Swanton welding class offers students alternative


By David J. Coehrs - dcoehrs@aimmediamidwest.com



Day one of a new welding course at Swanton High School was about teaching safety and the PPE (personal protective equipment) needed for welding. Pictured is Dakota Spence getting a feel for a new welding machine.

Day one of a new welding course at Swanton High School was about teaching safety and the PPE (personal protective equipment) needed for welding. Pictured is Dakota Spence getting a feel for a new welding machine.


Swanton High School is offering a potentially lucrative career opportunity to seniors who may not choose college.

Last Tuesday, Swanton Welding and Machine Co. began an introductory welding class at the school for students seeking a different option once they graduate. Scheduled in two-hour blocks twice a week, the course will lead the students through basic welding techniques that could land them jobs in the field.

Swanton Welding supplies the equipment and the instructor, Nick Nijakowski, an employee since 1992. The course is considered part of the school curriculum and will not cost students extra.

Nijakowski said the Swanton school district met with company president Norm Zeiter last year to request a class for students who may not have a game plan after graduation.

“They were looking for a way of offering students that didn’t fall into the category of college a different option,” he said. “They’re starting to reach out a little bit more and saying, what can we give these kids to teach them more of what’s out there in the real world.”

The course will demonstrate three fundamental welding processes: shielded metal arc welding (stick welding), gas metal arc welding, and flux cored arc welding. Depending on the students’ drive, all can be gateways to lucrative careers, Nijakowski said.

“There’s so many avenues that welding can take you, different career paths,” he said. He noted traveling the country as a pipefitter or settling into the routine of a job shop.

“It teaches the kids the hands-on stuff,” Nijakowski said. “Not everybody’s college material, so I think this gives them a great option on what’s out there – a great field for different work. We’re always going to need welders and plumbers and electricians.”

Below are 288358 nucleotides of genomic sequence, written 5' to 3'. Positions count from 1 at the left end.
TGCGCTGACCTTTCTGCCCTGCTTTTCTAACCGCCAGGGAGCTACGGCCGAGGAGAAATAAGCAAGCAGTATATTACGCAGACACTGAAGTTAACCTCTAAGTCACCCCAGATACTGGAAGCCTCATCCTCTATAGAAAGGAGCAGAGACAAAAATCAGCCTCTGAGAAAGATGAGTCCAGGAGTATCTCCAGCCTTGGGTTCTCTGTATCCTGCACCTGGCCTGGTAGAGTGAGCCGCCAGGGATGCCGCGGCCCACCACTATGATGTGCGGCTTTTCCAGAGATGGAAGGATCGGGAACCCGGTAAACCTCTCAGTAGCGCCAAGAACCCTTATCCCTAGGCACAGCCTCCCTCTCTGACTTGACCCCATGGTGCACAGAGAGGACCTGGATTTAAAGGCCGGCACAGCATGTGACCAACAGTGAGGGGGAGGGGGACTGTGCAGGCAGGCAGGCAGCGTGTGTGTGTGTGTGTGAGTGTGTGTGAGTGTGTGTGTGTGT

No certification tests will be given. “We’re just laying down the foundation, showing them what’s out there, showing them what they can do,” Nijakowski said.

Eight students are taking the inaugural course, a small enough number to afford them greater one-on-one guidance.

“When I met them they were excited to learn this,” Nijakowsk said. “I think once they see the sparks flying and stuff happening, I think they’ll really enjoy it.”

Swanton Local Schools Superintendent Chris Lake said he hopes the welding course will be a model the school district can use to encourage other area businesses to offer courses in their fields.

“We’re really trying to provide students with the opportunity to go out and explore careers,” he said. He also hopes the welding course will inspire some of its students to study further.

Zeiter said the company ultimately hopes to teach the students a trade that will be beneficial. He said he hopes the welding course will become a permanent part of the high school’s curriculum.

“We really need a skilled workforce in the next generation coming up. Hopefully, this will generate an interest in manufacturing and welding,” he said.

Nijakowski said it’s hoped the one-semester course can be expanded to a two-year course that also includes junior class members.

“I’m counting on my experience to show these young guys what welding is all about,” he said.

Day one of a new welding course at Swanton High School was about teaching safety and the PPE (personal protective equipment) needed for welding. Pictured is Dakota Spence getting a feel for a new welding machine.
https://www.swantonenterprise.com/wp-content/uploads/sites/23/2018/02/web1_welding-class.jpgDay one of a new welding course at Swanton High School was about teaching safety and the PPE (personal protective equipment) needed for welding. Pictured is Dakota Spence getting a feel for a new welding machine.

By David J. Coehrs

dcoehrs@aimmediamidwest.com

Reach David J. Coehrs at 419-335-2010.

Reach David J. Coehrs at 419-335-2010.